House GOP weighing term limits for leadership posts

House Republican leaders are considering setting term limits for leadership jobs.

The limits, if approved, would mean that Rep. John Boehner (Ohio) could only be the House’s top Republican for a maximum of six years. It remains unclear whether the rule would be retroactive or will become effective at the beginning of the 112th Congress, though the latter is more likely.

Incoming House Majority Leader Eric Cantor (R-Va.) told The Hill on Tuesday he would “be supportive of what’s being proposed, which is a six-year term limit for each position.”

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The House’s GOP transition team is considering the idea and could approve it in the weeks ahead. The move would be popular among the huge incoming Republican class, Republican aides said. They noted a term-limit rule would send members of that class a signal they will be able to move up in the House’s GOP’s hierarchy. 

House Democrats this Congress did not embrace term limits on committee chairmen or for leadership posts. That has caused some grumbling among younger Democrats in the lower chamber, especially after every Democratic leader opted to run again following the Nov. 2 election.

A six-year term limit on leadership posts would be consistent with the House GOP’s conference policy on chairmanships and ranking-member positions. Republicans in the lower chamber cannot serve in a committee’s top perch for more than six years unless they obtain a waiver. 

Cantor told a crowd of students at American University in Washington on Monday night that he supports leadership term limits. Cantor is the No. 2 House Republican behind Boehner.

Cantor’s deputy, incoming Majority Whip Kevin McCarthy (R-Calif.), said that leadership should be treated the same way as panel chairmen.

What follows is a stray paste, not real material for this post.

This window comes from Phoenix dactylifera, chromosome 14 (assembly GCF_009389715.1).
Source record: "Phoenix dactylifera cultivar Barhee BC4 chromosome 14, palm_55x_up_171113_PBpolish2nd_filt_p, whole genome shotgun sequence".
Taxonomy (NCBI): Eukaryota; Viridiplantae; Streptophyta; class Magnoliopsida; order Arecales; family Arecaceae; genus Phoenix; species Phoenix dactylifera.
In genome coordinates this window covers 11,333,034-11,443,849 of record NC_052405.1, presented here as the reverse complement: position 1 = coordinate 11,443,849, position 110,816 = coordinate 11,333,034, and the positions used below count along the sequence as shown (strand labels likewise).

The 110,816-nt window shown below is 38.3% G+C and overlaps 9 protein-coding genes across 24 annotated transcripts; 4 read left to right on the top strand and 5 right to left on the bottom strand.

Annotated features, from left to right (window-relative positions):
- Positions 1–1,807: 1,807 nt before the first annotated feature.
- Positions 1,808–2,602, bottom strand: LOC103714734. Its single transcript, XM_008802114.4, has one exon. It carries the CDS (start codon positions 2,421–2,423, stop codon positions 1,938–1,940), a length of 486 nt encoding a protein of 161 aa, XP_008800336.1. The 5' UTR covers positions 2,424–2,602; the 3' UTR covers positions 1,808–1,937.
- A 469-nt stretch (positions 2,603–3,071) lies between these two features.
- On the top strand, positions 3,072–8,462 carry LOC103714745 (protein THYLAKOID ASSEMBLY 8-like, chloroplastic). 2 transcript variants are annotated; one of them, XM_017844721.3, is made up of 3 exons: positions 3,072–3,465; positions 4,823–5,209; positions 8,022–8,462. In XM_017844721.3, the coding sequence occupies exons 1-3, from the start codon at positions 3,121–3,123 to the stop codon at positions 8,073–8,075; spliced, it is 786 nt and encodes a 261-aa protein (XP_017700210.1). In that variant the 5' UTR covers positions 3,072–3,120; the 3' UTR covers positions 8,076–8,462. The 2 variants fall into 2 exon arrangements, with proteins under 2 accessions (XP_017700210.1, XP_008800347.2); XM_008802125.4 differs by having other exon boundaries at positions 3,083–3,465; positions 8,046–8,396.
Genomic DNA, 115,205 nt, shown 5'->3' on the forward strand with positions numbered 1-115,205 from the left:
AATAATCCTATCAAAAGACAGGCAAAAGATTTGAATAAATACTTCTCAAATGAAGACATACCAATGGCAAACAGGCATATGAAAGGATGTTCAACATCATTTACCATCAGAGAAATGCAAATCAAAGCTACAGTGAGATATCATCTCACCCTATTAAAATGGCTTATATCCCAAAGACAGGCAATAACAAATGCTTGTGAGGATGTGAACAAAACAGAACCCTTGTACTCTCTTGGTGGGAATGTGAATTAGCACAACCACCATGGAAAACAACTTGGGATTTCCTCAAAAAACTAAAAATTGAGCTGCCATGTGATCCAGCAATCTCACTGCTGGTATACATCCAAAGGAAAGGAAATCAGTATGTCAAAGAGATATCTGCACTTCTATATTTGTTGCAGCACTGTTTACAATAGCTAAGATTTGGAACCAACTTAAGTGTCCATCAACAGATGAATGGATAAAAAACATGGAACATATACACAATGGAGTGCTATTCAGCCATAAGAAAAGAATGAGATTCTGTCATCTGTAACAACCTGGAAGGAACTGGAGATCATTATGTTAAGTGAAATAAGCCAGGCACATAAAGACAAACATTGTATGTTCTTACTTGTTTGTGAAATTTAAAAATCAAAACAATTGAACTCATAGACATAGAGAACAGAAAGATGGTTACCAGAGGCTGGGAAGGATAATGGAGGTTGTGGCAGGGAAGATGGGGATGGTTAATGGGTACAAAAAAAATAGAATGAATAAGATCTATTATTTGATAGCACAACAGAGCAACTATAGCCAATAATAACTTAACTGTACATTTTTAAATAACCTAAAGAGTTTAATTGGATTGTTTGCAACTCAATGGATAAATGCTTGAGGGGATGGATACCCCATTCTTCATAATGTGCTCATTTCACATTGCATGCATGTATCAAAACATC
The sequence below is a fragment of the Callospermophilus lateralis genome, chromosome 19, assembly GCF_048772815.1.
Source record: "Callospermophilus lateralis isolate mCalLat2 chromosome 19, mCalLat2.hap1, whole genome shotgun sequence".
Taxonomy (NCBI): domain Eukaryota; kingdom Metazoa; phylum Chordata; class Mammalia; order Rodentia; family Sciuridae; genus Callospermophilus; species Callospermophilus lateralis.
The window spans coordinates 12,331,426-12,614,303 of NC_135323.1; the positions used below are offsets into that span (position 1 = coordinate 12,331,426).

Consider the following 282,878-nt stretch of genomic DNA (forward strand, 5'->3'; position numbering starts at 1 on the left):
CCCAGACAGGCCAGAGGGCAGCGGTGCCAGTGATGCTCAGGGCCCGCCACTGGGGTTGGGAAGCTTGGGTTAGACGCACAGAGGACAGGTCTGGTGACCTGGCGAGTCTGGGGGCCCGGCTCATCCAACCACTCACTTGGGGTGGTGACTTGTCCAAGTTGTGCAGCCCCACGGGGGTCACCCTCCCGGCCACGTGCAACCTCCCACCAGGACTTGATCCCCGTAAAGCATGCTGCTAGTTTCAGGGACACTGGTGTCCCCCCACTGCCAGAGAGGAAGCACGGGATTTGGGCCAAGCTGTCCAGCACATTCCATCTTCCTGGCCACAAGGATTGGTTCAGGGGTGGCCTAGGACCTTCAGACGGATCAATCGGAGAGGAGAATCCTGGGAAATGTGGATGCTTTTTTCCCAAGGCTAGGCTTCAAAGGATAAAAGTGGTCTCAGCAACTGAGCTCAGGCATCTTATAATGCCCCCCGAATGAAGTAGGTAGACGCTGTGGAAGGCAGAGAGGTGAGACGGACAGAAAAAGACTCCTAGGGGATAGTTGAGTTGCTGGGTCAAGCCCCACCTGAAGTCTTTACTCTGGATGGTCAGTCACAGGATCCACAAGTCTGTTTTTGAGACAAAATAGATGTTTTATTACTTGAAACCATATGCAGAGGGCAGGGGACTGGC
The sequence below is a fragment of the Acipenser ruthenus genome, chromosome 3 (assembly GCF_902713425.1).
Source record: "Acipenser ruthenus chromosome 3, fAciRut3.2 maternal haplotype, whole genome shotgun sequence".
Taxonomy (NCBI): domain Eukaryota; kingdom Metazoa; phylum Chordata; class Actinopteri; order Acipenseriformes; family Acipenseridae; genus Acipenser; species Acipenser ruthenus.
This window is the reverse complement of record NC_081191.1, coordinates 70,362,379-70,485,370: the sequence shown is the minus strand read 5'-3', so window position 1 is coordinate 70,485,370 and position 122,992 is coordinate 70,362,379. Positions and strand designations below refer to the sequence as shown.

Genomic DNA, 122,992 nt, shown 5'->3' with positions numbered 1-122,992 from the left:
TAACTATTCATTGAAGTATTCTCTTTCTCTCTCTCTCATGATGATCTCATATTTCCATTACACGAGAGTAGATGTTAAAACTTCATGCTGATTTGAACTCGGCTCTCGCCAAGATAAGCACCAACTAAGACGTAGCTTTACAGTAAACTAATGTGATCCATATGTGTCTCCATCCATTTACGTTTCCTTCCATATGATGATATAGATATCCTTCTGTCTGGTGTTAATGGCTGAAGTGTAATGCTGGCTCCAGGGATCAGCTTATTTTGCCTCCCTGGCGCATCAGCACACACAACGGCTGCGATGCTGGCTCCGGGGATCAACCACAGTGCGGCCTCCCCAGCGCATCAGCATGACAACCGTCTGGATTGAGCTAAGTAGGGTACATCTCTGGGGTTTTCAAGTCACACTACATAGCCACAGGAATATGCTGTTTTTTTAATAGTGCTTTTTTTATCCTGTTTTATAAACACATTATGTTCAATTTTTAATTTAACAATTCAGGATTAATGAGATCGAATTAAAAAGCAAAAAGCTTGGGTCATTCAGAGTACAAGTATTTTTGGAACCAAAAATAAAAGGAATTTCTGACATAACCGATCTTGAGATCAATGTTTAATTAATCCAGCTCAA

“I think if you look through it and we’re saying committee chairs [should abide by term limits], it’s healthy with leadership as well,” the Californian lawmaker said.

Rep. Tom Cole (Okla.), a former chairman of the National Republican Congressional Committee (NRCC), is skeptical of the idea. 

Lawmakers in leadership positions are elected by the entire conference, while the GOP Steering Committee decides committee chairmanships and ranking-member assignments. 

“I think allowing the conference to work its will is usually the best thing to do in that regard,” Cole said.

House Republicans have previously set term limits on Speakers to eight years. That decision was made by then-Speaker Newt Gingrich (R-Ga.) in 1995.

Gingrich served less than half of that time before his conference was set to vote him out of that position, following an election in which Republicans lost five seats.

House Republicans have not imposed term limits on other leadership positions, with the exception of NRCC chairman. That post is capped at four years. 

 GOP transition team chairman Rep. Greg Walden (Ore.) discovered that there is a constitutional wrinkle to the possible term-limit initiative. Walden pointed out that the Speaker is right behind the vice president in the presidential line of succession.

The Speaker is also elected by the entire House chamber each session of Congress, whereas other leadership positions are voted on by the House Republican Conference and House Democratic Caucus.

“There is a constitutional question when it comes to Speaker that would trump rules of the House. There is no limitation on [a] Speaker’s service in the Constitution, I am told by lawyers,” Walden said.

Because of that, he added, House Republicans struck the term-limit provision from the rules during the fifth year of then-Rep. Dennis Hastert’s (R-Ill.) Speakership. 

“There’s currently no limit. The question on Speaker is — if the House chose to elect someone as Speaker, the Constitution would trump the House rules,” he said.

In fact, Walden said, House Republicans voted to remove the term-limit rule adopted in 1995 that allowed an individual to serve only eight years as Speaker.

“Newt put himself under term limits in the House rules as Speaker — he never served long enough to have that effect,” Walden explained.

Still, an official well-versed in House parliamentary rules said that Republicans could adopt an internal rule related to the person they select as Speaker but that provision would not be binding for the entire House and would serve as “window dressing,” as the rule did when Gingrich and Hastert were Speakers.

Meanwhile, the issue of term limits for other GOP leadership positions is “bubbling up,” according to Walden.

“We had a discussion about it earlier [Tuesday] morning at the senior staff level. … It’s just floating out there right now. Doesn’t mean it won’t happen,” Walden said as he headed to a transition team meeting.


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